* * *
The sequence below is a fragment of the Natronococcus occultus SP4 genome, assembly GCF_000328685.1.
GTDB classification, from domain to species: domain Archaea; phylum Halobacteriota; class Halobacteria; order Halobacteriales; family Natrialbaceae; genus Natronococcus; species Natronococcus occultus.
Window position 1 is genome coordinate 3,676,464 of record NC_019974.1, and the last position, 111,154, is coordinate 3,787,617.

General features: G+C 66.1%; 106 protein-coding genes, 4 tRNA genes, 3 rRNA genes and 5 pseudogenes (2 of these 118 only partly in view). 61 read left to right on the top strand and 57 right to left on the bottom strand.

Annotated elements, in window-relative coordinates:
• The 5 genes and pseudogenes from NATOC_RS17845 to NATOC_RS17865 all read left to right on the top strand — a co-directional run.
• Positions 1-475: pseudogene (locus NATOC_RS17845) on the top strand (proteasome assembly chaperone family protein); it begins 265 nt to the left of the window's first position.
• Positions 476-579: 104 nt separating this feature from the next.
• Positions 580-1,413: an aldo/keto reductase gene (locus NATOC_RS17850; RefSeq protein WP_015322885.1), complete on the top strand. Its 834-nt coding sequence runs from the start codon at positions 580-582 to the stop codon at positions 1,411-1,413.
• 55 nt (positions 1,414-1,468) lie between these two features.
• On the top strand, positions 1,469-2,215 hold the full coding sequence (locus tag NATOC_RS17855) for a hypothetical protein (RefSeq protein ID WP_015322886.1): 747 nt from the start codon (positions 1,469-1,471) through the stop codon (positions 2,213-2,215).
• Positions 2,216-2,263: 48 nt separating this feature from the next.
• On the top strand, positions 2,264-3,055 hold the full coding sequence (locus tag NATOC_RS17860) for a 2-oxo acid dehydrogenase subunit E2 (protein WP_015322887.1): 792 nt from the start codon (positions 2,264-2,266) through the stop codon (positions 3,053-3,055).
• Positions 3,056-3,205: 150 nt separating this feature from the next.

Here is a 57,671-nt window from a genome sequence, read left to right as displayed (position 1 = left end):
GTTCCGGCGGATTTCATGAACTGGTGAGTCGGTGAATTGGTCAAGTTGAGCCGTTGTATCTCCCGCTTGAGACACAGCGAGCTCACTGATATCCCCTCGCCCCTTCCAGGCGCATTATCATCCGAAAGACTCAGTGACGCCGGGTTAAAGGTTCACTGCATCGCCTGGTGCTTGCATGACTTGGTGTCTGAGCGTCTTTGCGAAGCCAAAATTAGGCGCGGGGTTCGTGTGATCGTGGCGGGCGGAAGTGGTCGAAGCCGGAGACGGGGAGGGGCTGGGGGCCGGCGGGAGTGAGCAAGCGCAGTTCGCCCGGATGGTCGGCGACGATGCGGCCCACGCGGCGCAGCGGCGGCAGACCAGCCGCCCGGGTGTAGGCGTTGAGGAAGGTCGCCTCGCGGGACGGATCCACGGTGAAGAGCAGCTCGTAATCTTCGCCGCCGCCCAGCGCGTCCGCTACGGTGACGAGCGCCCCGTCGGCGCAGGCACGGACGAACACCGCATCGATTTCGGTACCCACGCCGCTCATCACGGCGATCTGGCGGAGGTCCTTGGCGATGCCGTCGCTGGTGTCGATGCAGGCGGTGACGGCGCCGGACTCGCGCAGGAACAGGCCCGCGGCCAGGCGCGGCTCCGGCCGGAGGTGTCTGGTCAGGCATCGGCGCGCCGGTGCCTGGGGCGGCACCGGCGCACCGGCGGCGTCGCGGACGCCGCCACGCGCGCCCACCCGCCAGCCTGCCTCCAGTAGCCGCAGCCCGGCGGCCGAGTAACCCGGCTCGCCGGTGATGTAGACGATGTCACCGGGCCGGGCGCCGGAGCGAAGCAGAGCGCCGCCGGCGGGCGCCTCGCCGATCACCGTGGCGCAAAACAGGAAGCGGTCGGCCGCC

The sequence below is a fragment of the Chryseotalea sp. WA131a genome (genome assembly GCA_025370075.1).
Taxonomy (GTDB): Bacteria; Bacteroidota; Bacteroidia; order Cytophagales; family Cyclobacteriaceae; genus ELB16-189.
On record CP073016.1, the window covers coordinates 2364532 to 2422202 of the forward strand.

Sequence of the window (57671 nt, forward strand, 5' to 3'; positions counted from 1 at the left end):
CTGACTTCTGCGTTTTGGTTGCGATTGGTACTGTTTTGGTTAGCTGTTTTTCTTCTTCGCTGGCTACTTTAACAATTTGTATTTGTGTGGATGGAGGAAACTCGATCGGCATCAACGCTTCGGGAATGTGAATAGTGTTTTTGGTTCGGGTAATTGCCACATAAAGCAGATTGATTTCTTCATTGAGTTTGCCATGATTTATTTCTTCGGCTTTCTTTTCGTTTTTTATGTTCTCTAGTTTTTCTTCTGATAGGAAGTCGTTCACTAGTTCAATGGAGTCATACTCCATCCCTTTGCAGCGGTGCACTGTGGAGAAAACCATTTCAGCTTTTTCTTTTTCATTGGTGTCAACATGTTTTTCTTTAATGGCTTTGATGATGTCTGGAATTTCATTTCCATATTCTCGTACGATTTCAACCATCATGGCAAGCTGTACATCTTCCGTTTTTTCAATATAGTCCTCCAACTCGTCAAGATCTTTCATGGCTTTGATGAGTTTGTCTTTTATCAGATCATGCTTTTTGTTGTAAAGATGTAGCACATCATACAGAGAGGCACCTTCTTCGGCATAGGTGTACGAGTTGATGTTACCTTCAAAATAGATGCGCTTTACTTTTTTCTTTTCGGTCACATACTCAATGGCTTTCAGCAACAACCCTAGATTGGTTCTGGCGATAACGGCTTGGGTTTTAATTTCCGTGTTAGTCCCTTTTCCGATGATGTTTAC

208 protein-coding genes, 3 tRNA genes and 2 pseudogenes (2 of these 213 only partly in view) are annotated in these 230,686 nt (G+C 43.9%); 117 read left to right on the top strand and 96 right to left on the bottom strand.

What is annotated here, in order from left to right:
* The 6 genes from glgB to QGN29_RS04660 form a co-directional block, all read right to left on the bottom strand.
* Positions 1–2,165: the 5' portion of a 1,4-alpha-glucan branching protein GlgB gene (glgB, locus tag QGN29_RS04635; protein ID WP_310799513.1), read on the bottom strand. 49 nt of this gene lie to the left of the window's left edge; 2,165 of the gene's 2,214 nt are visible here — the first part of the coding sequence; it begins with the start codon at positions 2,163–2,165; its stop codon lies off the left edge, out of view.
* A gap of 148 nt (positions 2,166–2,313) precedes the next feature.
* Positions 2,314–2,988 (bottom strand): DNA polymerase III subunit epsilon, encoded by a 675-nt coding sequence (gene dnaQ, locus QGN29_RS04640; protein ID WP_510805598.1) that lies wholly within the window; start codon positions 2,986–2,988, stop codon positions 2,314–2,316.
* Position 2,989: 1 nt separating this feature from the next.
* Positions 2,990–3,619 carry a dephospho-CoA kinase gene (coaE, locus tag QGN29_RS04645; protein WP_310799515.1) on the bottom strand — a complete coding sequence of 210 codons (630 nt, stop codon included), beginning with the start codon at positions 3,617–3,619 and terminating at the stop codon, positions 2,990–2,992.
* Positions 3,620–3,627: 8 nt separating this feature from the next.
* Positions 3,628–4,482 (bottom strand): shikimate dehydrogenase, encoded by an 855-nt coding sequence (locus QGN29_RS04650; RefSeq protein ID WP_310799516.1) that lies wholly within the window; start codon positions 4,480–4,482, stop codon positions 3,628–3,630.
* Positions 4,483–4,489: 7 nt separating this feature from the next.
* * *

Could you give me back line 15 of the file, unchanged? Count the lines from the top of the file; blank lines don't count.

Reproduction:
Here is a 57,671-nt window from a genome sequence, read left to right as displayed (position 1 = left end):